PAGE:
£3m libel claim against musician Phoebe Bridgers is dismissed | Music

A $3.8m (£3.26m) libel claim brought against Los Angeles indie rock musician Phoebe Bridgers by producer Chris Nelson late last year has been dismissed, reports MyNews LA.

Nelson had alleged that Bridgers had “intentionally used his high-profile public platform…to post false and defamatory statements.”

The lawsuit was dismissed on Wednesday by Los Angeles Superior Court Judge Curtis A Kin. Bridgers’ attorneys had filed a motion to dismiss in February under California’s ‘anti-Slapp’ law, which tries to prevent people from using the threat of legal action to suppress free speech .

“We feel vindicated that the Court has recognized this lawsuit as frivolous and without merit,” a spokesperson for Bridgers wrote in a statement provided to The Guardian. “It was not based on law or fact, but was filed for the sole purpose of damaging our client’s reputation and career. This victory is important not only for our client but for all those she sought to protect using her platform.

Nelson filed her initial complaint after Bridgers posted on Instagram that she had “witnessed and can personally verify much of the abuse (grooming, theft, violence) perpetrated by Chris Nelson”, and directed her Instagram followers to the page of Emily Bannon, Nelson’s ex. -girlfriend, who had made a separate post accusing Nelson of “beating[ing] a young Latinx to death” and “cheating[ing a] neighbor on an estimated amount between 100,000 and 130,000 dollars. Nelson alleged that Bridgers had a “vendetta to destroy [his] reputation” due to his romantic relationship with Bannon.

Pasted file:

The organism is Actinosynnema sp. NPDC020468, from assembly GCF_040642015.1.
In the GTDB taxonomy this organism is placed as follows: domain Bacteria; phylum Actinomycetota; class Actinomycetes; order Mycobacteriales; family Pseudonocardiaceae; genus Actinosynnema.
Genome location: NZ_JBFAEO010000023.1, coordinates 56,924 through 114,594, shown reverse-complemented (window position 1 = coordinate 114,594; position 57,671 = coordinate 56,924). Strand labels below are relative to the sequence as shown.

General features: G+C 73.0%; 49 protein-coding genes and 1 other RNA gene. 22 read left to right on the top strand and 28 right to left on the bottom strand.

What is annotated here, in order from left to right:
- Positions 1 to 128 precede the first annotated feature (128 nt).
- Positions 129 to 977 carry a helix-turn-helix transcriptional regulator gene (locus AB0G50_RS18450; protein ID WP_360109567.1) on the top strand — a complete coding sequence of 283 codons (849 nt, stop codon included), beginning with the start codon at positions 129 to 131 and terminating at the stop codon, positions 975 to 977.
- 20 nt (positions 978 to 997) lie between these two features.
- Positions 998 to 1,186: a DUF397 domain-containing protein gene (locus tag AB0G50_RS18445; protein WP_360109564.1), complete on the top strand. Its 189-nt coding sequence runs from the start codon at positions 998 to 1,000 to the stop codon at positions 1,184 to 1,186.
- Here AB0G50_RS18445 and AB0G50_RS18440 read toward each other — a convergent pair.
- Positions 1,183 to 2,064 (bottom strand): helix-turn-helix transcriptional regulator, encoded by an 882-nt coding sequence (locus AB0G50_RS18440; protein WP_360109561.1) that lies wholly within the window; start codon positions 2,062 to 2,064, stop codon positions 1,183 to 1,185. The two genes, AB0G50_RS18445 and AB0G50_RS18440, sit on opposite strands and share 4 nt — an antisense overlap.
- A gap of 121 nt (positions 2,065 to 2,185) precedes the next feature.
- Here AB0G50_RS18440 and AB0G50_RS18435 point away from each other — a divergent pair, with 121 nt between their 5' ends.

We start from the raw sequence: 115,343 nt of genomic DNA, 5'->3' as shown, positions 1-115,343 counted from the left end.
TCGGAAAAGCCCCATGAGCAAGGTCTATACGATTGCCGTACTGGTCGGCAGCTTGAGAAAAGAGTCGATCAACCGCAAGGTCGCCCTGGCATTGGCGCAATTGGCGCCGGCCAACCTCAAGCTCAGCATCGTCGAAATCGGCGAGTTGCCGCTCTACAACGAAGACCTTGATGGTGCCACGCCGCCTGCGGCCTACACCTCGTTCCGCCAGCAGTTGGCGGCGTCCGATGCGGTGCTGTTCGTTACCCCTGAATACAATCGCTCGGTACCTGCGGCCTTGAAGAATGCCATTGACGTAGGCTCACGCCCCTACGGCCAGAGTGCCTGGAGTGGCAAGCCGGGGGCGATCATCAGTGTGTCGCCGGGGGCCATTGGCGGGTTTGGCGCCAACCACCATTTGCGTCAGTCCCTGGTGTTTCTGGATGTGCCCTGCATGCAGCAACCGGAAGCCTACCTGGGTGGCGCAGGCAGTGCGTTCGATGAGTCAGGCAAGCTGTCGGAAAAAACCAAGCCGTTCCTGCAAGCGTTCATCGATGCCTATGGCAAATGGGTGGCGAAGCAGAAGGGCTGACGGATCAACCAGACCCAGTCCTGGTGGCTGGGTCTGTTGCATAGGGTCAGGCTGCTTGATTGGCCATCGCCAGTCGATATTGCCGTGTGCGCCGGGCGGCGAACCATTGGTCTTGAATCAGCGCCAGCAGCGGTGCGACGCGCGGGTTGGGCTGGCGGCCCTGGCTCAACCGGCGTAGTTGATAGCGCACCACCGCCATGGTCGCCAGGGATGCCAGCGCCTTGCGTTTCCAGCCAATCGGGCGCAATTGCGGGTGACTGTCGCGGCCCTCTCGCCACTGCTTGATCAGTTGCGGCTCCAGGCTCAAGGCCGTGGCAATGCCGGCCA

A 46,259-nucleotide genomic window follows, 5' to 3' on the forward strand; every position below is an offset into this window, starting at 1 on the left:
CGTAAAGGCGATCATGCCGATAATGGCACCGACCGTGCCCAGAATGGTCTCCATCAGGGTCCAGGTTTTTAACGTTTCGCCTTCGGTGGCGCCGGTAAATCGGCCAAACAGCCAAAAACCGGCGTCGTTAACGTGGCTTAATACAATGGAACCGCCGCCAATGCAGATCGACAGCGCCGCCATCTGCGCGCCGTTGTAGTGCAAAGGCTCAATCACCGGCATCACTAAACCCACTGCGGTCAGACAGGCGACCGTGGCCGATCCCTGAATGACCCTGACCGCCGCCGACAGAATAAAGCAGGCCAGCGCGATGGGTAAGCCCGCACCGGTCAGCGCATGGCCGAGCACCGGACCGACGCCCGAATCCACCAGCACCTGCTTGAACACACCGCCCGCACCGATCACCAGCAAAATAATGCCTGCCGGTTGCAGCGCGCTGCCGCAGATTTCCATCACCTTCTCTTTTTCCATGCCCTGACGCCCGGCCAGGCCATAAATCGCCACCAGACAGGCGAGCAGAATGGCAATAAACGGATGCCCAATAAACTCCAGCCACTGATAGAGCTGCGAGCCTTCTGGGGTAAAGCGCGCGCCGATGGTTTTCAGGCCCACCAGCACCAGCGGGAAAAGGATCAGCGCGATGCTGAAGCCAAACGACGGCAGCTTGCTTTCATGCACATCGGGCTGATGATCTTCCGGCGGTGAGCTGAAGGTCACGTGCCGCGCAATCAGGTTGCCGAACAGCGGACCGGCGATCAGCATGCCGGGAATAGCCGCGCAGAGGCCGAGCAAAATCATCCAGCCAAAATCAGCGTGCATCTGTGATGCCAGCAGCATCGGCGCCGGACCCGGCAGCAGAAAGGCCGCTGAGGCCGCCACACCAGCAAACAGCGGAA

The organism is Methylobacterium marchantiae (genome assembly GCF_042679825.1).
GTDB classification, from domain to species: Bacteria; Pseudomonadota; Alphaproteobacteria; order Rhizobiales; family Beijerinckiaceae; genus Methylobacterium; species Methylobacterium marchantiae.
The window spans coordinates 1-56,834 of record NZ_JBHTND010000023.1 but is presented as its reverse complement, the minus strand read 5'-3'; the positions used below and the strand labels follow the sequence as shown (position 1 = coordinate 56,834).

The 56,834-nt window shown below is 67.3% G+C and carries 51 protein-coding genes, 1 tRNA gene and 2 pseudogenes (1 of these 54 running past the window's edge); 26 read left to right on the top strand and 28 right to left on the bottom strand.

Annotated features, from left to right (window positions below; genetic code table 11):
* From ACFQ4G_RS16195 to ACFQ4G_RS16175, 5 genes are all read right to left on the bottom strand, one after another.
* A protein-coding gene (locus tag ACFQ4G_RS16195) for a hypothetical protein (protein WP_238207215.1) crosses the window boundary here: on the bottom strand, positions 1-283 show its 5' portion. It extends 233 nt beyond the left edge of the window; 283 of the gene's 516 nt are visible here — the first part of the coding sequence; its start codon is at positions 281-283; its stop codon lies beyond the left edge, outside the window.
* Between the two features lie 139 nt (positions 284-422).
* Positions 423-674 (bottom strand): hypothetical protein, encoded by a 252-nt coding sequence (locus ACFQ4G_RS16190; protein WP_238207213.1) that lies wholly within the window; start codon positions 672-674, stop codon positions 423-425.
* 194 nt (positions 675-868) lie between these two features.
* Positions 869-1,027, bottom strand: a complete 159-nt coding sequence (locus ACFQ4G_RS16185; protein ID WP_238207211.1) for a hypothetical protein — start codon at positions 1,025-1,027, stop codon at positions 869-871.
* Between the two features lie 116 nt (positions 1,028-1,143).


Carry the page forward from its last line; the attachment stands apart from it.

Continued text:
In their motion to dismiss, Bridgers’ attorneys said Nelson’s lawsuit “seeks to chill Ms. Bridgers’ allegations of abusive conduct,” that her allegations are protected by the First Amendment, and that “[Nelson] is a limited-purpose public figure who must prove that Ms. Bridgers acted with actual malice, which he cannot do. Bridgers defended the allegations she made in her Instagram post in a sworn statement: “My statements have been made on the basis of my personal knowledge, including statements that I have personally heard made by Mr. Nelson, as well as my own observations. I continue to believe that the statements I made were true.

This is Nelson’s second lawsuit to be dismissed on First Amendment grounds this year. In December 2020, he sued another ex-girlfriend, actor Noël Wells, for alleged defamation, “false light” (a misleading representation), intentional infliction of emotional distress, intentional interference with potential economic relationships, and interference by negligence in potential economic dealings, after she sent a private email to the Big Thief group saying Nelson had acted in a “predatory” manner towards her.

On January 6, a Los Angeles County judge dismissed the suit, saying Wells’ email was free speech.